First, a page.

Walsall 1-2 Cheltenham Town Player Ratings: brilliant Broom

Varney bags the winner – @SkyBetLeagueTwo

Cheltenham Town maintained their excellent League Two form, as Luke Varney’s second half winner gave them a 2-1 victory at troubled Walsall. Here’s our Six Things from the game.

Walsall

Liam Roberts – the young goalkeeper proved a good shot-stopper in the first half with strong reflexes, although his distribution leaves something to be desired. 7

Gary Liddle – the experienced utility man gets a lot of criticism at Walsall because of what he lacks in possession. There is an argument though to say that the ex-Chesterfield player produced a reasonable enough shift here, despite the lack of protection and did some decent covering work. Might be one of his better games. 6
James Clarke – having worked with Darrell Clarke at Bristol Rovers, James Clarke has been among Walsall’s better performers. Here, he was arguably guilty of allowing Varney to make too much headway in advanced areas, although he did make one or two blocks. 6
Zak Jules – the former Macclesfield defender has competed ok at left-back and given little away, but he is naturally more suited to playing at centre-back and we saw that here. Jules contained Reilly reasonably well and was arguably the pick of a bad Walsall bunch. 7
Cameron Pring – the Cheltenham-born left-back, who had a loan spell with the away side last season, featured for the reserves in the week and was rushed back here, in hope that he might provide a bit more attacking thrust and in order to move Jules back into a central position. On this evidence, Pring may have some work to do to get to full fitness. 4

Liam Kinsella – a lot of fans were calling for Kinsella to play more often last season, but it would be hard to say that he’s really taken his opportunities. The 23-year-old did the simple passes reasonably well but did not appear to bring any major, striking qualities to Walsall’s midfield. 4
Alfie Bates – for parts of this game, Bates was the one dropping deep, offering himself to the defenders and goalkeeper, trying to give them an option that did not involve going long to Gaffney. The 18-year-old should be credited for his willingness to be brave on the ball but, understandably for his age, he does not yet have the level of quality that Walsall can rely on for his position. The Saddlers need a Michael Cain or a George Dobson type in there, somebody who can improve the link between defence and attack. 5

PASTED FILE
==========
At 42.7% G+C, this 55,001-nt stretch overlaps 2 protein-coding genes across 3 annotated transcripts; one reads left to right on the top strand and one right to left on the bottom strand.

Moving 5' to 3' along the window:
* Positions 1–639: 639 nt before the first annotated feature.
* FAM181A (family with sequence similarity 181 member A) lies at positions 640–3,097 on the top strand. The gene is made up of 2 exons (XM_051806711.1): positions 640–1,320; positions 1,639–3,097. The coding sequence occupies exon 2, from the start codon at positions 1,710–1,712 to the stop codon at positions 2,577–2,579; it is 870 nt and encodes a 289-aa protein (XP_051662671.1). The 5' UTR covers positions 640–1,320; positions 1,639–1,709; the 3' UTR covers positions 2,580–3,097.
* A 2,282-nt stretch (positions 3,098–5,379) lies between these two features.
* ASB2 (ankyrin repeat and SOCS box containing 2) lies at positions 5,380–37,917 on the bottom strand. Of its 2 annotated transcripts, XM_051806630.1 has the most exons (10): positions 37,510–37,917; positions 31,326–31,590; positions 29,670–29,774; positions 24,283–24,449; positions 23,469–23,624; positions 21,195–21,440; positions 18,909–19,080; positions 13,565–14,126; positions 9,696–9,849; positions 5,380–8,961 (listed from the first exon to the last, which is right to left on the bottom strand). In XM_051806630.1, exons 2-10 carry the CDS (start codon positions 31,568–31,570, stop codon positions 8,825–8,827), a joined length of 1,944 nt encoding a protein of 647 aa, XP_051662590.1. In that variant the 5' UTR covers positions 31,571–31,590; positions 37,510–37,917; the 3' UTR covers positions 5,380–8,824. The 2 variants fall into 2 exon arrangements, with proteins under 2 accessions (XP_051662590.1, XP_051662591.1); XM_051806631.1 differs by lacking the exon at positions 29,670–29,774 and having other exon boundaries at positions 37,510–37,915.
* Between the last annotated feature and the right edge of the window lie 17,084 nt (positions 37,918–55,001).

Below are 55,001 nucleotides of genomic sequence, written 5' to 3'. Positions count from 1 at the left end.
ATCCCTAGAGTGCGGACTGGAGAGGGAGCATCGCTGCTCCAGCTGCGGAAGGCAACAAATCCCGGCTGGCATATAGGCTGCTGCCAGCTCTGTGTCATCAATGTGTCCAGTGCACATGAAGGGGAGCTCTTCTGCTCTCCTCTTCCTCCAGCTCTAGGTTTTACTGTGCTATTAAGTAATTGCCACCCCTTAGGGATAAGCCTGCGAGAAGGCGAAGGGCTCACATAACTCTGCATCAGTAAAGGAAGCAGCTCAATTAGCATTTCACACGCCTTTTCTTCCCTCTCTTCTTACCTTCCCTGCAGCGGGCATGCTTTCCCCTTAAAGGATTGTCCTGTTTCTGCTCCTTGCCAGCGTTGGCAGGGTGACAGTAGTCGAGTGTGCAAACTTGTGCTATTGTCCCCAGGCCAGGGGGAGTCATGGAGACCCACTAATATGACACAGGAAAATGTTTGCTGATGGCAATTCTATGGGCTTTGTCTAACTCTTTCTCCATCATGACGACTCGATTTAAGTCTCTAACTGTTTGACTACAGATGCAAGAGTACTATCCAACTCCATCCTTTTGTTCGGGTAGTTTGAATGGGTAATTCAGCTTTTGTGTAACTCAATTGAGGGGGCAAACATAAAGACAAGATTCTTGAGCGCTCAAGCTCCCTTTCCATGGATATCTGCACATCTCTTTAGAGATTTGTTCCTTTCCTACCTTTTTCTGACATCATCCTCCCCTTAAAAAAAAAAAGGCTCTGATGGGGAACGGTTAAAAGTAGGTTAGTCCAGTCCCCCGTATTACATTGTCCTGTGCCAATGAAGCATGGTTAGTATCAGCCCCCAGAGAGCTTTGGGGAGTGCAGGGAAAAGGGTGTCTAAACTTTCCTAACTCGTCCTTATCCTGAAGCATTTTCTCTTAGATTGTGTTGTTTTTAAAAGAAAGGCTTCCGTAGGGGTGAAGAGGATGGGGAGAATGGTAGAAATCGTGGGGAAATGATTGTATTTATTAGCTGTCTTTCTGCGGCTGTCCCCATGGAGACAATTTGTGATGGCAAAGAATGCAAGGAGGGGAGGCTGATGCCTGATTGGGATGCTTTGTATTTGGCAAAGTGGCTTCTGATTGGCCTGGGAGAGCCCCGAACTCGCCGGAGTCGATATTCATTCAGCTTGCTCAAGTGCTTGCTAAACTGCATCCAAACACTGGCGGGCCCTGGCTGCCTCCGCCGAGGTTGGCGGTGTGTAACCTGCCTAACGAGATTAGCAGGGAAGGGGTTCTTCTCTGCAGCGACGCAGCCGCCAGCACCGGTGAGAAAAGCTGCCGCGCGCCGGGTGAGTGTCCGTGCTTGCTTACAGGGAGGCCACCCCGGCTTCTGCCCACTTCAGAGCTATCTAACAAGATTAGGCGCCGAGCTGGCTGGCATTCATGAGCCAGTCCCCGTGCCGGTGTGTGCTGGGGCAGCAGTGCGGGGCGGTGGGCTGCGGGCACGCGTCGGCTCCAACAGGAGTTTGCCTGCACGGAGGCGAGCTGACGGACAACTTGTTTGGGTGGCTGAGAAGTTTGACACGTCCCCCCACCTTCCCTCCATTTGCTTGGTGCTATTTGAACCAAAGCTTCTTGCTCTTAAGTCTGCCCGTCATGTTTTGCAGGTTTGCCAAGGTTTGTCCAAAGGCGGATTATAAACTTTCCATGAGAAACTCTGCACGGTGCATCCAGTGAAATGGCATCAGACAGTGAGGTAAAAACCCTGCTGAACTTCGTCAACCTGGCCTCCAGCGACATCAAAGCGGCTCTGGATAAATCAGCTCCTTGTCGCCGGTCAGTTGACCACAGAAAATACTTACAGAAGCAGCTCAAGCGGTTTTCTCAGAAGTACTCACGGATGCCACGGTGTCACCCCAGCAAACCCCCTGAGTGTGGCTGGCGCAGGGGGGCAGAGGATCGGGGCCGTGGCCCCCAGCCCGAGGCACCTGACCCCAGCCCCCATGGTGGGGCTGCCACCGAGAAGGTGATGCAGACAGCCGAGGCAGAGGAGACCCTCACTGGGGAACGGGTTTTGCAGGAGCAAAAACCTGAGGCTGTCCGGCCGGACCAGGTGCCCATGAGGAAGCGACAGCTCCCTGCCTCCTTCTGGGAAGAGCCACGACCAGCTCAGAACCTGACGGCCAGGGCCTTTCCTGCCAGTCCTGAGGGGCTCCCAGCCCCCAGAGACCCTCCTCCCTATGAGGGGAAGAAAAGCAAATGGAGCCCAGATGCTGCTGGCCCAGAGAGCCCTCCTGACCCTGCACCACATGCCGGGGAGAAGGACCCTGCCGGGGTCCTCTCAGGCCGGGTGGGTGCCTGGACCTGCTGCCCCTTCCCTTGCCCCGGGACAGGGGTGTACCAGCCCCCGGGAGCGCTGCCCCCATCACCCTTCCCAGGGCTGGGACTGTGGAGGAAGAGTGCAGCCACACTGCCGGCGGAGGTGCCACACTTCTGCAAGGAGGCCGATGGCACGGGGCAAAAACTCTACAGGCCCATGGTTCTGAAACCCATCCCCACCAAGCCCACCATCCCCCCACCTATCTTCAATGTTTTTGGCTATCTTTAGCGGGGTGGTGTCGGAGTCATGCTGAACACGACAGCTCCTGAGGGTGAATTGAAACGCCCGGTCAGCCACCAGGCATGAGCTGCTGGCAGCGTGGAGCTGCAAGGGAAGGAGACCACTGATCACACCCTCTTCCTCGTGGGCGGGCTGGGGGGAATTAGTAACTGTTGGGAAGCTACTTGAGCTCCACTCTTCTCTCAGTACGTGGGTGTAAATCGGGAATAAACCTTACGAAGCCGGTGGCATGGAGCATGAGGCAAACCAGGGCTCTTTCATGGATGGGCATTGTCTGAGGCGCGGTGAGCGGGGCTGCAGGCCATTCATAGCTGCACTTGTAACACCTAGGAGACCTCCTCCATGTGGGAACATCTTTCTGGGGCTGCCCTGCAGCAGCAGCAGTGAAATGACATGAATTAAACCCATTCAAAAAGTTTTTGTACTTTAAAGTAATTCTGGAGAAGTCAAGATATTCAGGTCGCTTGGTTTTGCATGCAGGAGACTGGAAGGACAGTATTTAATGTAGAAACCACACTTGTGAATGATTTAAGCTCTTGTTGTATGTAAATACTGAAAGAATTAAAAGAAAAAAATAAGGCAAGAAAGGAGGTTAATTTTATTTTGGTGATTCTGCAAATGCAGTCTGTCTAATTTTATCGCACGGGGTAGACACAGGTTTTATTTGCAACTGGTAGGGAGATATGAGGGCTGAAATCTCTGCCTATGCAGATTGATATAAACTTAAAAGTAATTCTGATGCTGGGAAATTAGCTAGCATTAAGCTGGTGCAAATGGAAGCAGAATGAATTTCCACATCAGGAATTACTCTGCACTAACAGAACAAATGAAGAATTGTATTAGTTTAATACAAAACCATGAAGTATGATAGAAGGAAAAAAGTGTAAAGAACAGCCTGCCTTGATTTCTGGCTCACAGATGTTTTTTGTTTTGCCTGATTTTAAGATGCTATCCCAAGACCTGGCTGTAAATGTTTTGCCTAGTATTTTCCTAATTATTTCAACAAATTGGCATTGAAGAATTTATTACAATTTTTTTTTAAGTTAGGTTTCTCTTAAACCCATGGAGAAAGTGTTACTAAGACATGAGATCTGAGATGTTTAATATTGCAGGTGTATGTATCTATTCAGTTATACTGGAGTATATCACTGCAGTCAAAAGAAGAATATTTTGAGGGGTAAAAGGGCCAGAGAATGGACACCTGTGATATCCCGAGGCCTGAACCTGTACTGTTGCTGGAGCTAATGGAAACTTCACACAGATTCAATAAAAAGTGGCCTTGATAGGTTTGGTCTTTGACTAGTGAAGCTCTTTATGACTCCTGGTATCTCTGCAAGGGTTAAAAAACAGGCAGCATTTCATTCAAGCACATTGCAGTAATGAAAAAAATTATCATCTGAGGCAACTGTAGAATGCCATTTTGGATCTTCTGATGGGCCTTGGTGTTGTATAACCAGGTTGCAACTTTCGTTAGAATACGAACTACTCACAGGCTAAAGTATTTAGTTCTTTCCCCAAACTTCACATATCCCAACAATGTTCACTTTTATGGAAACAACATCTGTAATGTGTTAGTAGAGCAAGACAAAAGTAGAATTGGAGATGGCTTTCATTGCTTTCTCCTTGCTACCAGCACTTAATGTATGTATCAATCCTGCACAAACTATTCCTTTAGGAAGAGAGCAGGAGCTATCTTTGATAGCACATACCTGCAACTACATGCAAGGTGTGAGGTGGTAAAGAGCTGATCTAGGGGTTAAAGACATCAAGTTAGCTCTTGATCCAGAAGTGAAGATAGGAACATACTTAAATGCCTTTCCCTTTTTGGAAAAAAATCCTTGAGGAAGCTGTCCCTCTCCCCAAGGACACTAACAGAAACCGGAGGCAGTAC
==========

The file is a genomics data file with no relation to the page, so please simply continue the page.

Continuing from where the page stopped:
Stuart Sinclair – like James Clarke, Sinclair worked with Darrell Clarke at Bristol Rovers and is someone the manager knows he can trust. He put in an aggressive shift and was certainly not found wanting for heart or desire – he just needs somebody better on the ball to give it to. 6

Josh Gordon – the forward’s combination play with Gaffney was far from perfect, but because he won and scored the penalty in the second half – and looked the likeliest to make anything happen for Walsall in the first – he may qualify as having been one of their better players here. 6
Rory Gaffney – being the third former Bristol Rovers player to join Walsall this summer, Gaffney has given the Saddlers a focal point thanks to his selfless hold-up play. Because he moves away from goal though, typically into the right channel, the Saddlers can leave themselves short of a goalscoring presence – especially if the interchanging with Gordon is not properly co-ordinated. 5
Wes McDonald – because so much of Walsall’s attempted play was about trying to get Gaffney linking up with Gordon, McDonald was on the periphery of the contest for long spells. Did not influence it too much, even when he did get on the ball. 4

Rory Holden (on 68) – the shortage of creative players around Holden seems to be hindering him somewhat, although he needs to up his game regardless. 5
Elijah Adebayo (on 68) – gave Darrell Clarke’s side a bit of a lift with some bright running and fresh energy, pressing the opposing defence back. Any question marks over application that have lingered previously were not relevant here, so it could be that he needed to drop out of the starting XI in order to regain his hunger to play. 7
James Hardy (on 84) – Hardy is arguably Walsall’s most naturally creative player, so it seems surprising that his appearance here was confined to six minutes of normal time out of a possible 90.  5

Cheltenham Town

Scott Flinders – because Cheltenham have been defending so well as a unit, it has been almost difficult to judge Flinders as a goalkeeper, with so few efforts on target conceded – that is a positive sign for the team collectively, because it is a polar opposite of how things were in the first month of the previous campaign. The former Hartlepool stopper though did make a poor positional judgement that allowed Gordon a gaping net, for which he was let off the hook – maybe the goalkeeper position is an area Cheltenham could potentially strengthen in but equally, maybe Flinders’ shot-stopping ability would be showcased more favourably in a worse team? 5